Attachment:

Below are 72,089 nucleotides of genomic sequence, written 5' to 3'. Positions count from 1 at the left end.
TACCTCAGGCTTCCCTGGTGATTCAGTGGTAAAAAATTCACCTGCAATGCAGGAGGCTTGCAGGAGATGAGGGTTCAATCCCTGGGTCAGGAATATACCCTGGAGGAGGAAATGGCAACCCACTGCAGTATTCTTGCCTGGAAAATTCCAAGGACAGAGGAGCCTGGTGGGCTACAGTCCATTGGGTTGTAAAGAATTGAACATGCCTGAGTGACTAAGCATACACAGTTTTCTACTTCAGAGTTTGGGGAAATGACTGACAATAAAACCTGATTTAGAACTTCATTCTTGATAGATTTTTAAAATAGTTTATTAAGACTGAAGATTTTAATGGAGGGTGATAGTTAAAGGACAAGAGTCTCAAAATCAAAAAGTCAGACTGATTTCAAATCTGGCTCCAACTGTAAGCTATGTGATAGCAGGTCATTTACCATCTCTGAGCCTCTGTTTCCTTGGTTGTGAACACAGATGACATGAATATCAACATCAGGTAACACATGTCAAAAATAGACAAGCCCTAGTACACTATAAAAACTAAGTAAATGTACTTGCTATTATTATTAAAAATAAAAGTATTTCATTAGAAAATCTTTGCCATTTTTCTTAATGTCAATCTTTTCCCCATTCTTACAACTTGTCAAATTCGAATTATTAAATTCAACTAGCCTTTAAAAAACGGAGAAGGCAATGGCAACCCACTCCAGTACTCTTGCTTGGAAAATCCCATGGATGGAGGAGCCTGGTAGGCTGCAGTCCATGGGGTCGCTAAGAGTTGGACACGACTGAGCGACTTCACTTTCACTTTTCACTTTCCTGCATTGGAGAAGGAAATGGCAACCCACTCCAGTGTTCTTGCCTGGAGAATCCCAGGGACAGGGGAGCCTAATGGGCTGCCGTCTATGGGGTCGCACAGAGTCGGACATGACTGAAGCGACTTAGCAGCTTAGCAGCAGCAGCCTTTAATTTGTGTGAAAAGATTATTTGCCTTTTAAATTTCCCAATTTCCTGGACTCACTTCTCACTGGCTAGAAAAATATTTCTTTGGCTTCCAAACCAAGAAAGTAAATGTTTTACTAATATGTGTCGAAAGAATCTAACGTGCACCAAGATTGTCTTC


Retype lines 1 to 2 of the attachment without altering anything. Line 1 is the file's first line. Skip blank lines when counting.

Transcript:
Below are 72,089 nucleotides of genomic sequence, written 5' to 3'. Positions count from 1 at the left end.
TACCTCAGGCTTCCCTGGTGATTCAGTGGTAAAAAATTCACCTGCAATGCAGGAGGCTTGCAGGAGATGAGGGTTCAATCCCTGGGTCAGGAATATACCCTGGAGGAGGAAATGGCAACCCACTGCAGTATTCTTGCCTGGAAAATTCCAAGGACAGAGGAGCCTGGTGGGCTACAGTCCATTGGGTTGTAAAGAATTGAACATGCCTGAGTGACTAAGCATACACAGTTTTCTACTTCAGAGTTTGGGGAAATGACTGACAATAAAACCTGATTTAGAACTTCATTCTTGATAGATTTTTAAAATAGTTTATTAAGACTGAAGATTTTAATGGAGGGTGATAGTTAAAGGACAAGAGTCTCAAAATCAAAAAGTCAGACTGATTTCAAATCTGGCTCCAACTGTAAGCTATGTGATAGCAGGTCATTTACCATCTCTGAGCCTCTGTTTCCTTGGTTGTGAACACAGATGACATGAATATCAACATCAGGTAACACATGTCAAAAATAGACAAGCCCTAGTACACTATAAAAACTAAGTAAATGTACTTGCTATTATTATTAAAAATAAAAGTATTTCATTAGAAAATCTTTGCCATTTTTCTTAATGTCAATCTTTTCCCCATTCTTACAACTTGTCAAATTCGAATTATTAAATTCAACTAGCCTTTAAAAAACGGAGAAGGCAATGGCAACCCACTCCAGTACTCTTGCTTGGAAAATCCCATGGATGGAGGAGCCTGGTAGGCTGCAGTCCATGGGGTCGCTAAGAGTTGGACACGACTGAGCGACTTCACTTTCACTTTTCACTTTCCTGCATTGGAGAAGGAAATGGCAACCCACTCCAGTGTTCTTGCCTGGAGAATCCCAGGGACAGGGGAGCCTAATGGGCTGCCGTCTATGGGGTCGCACAGAGTCGGACATGACTGAAGCGACTTAGCAGCTTAGCAGCAGCAGCCTTTAATTTGTGTGAAAAGATTATTTGCCTTTTAAATTTCCCAATTTCCTGGACTCACTTCTCACTGGCTAGAAAAATATTTCTTTGGCTTCCAAACCAAGAAAGTAAATGTTTTACTAATATGTGTCGAAAGAATCTAACGTGCACCAAGATTGTCTTC